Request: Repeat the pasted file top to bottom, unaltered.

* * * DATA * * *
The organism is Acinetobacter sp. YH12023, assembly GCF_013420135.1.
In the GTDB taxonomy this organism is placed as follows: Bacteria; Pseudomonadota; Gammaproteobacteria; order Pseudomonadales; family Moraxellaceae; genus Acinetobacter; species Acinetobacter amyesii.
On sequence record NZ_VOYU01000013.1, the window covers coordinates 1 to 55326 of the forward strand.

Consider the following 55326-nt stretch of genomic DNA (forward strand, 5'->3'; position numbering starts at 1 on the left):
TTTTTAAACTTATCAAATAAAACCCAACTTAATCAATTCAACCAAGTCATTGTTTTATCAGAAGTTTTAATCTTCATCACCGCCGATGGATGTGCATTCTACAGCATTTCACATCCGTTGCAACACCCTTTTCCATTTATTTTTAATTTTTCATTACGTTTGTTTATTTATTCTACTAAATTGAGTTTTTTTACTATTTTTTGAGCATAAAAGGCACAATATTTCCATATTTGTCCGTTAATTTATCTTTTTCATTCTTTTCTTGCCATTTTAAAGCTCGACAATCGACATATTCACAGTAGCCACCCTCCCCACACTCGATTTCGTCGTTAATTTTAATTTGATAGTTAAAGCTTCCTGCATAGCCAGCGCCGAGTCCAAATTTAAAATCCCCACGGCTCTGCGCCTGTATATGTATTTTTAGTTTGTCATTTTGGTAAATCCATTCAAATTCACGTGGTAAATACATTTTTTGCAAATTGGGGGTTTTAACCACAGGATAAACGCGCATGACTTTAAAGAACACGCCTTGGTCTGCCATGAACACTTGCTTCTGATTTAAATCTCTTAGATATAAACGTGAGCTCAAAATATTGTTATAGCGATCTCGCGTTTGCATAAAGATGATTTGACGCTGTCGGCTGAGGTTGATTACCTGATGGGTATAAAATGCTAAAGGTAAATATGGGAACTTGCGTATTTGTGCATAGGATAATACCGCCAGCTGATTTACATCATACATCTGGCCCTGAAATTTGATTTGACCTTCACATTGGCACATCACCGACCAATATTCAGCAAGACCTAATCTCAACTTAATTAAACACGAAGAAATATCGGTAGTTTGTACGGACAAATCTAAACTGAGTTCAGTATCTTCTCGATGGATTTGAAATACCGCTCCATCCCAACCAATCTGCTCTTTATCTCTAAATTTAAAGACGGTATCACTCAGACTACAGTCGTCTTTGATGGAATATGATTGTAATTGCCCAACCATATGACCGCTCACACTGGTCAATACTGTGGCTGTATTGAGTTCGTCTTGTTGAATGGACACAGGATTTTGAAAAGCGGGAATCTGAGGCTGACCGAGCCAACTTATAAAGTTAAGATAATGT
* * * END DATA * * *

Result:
The organism is Acinetobacter sp. YH12023, assembly GCF_013420135.1.
In the GTDB taxonomy this organism is placed as follows: Bacteria; Pseudomonadota; Gammaproteobacteria; order Pseudomonadales; family Moraxellaceae; genus Acinetobacter; species Acinetobacter amyesii.
On sequence record NZ_VOYU01000013.1, the window covers coordinates 1 to 55326 of the forward strand.

Consider the following 55326-nt stretch of genomic DNA (forward strand, 5'->3'; position numbering starts at 1 on the left):
TTTTTAAACTTATCAAATAAAACCCAACTTAATCAATTCAACCAAGTCATTGTTTTATCAGAAGTTTTAATCTTCATCACCGCCGATGGATGTGCATTCTACAGCATTTCACATCCGTTGCAACACCCTTTTCCATTTATTTTTAATTTTTCATTACGTTTGTTTATTTATTCTACTAAATTGAGTTTTTTTACTATTTTTTGAGCATAAAAGGCACAATATTTCCATATTTGTCCGTTAATTTATCTTTTTCATTCTTTTCTTGCCATTTTAAAGCTCGACAATCGACATATTCACAGTAGCCACCCTCCCCACACTCGATTTCGTCGTTAATTTTAATTTGATAGTTAAAGCTTCCTGCATAGCCAGCGCCGAGTCCAAATTTAAAATCCCCACGGCTCTGCGCCTGTATATGTATTTTTAGTTTGTCATTTTGGTAAATCCATTCAAATTCACGTGGTAAATACATTTTTTGCAAATTGGGGGTTTTAACCACAGGATAAACGCGCATGACTTTAAAGAACACGCCTTGGTCTGCCATGAACACTTGCTTCTGATTTAAATCTCTTAGATATAAACGTGAGCTCAAAATATTGTTATAGCGATCTCGCGTTTGCATAAAGATGATTTGACGCTGTCGGCTGAGGTTGATTACCTGATGGGTATAAAATGCTAAAGGTAAATATGGGAACTTGCGTATTTGTGCATAGGATAATACCGCCAGCTGATTTACATCATACATCTGGCCCTGAAATTTGATTTGACCTTCACATTGGCACATCACCGACCAATATTCAGCAAGACCTAATCTCAACTTAATTAAACACGAAGAAATATCGGTAGTTTGTACGGACAAATCTAAACTGAGTTCAGTATCTTCTCGATGGATTTGAAATACCGCTCCATCCCAACCAATCTGCTCTTTATCTCTAAATTTAAAGACGGTATCACTCAGACTACAGTCGTCTTTGATGGAATATGATTGTAATTGCCCAACCATATGACCGCTCACACTGGTCAATACTGTGGCTGTATTGAGTTCGTCTTGTTGAATGGACACAGGATTTTGAAAAGCGGGAATCTGAGGCTGACCGAGCCAACTTATAAAGTTAAGATAATGT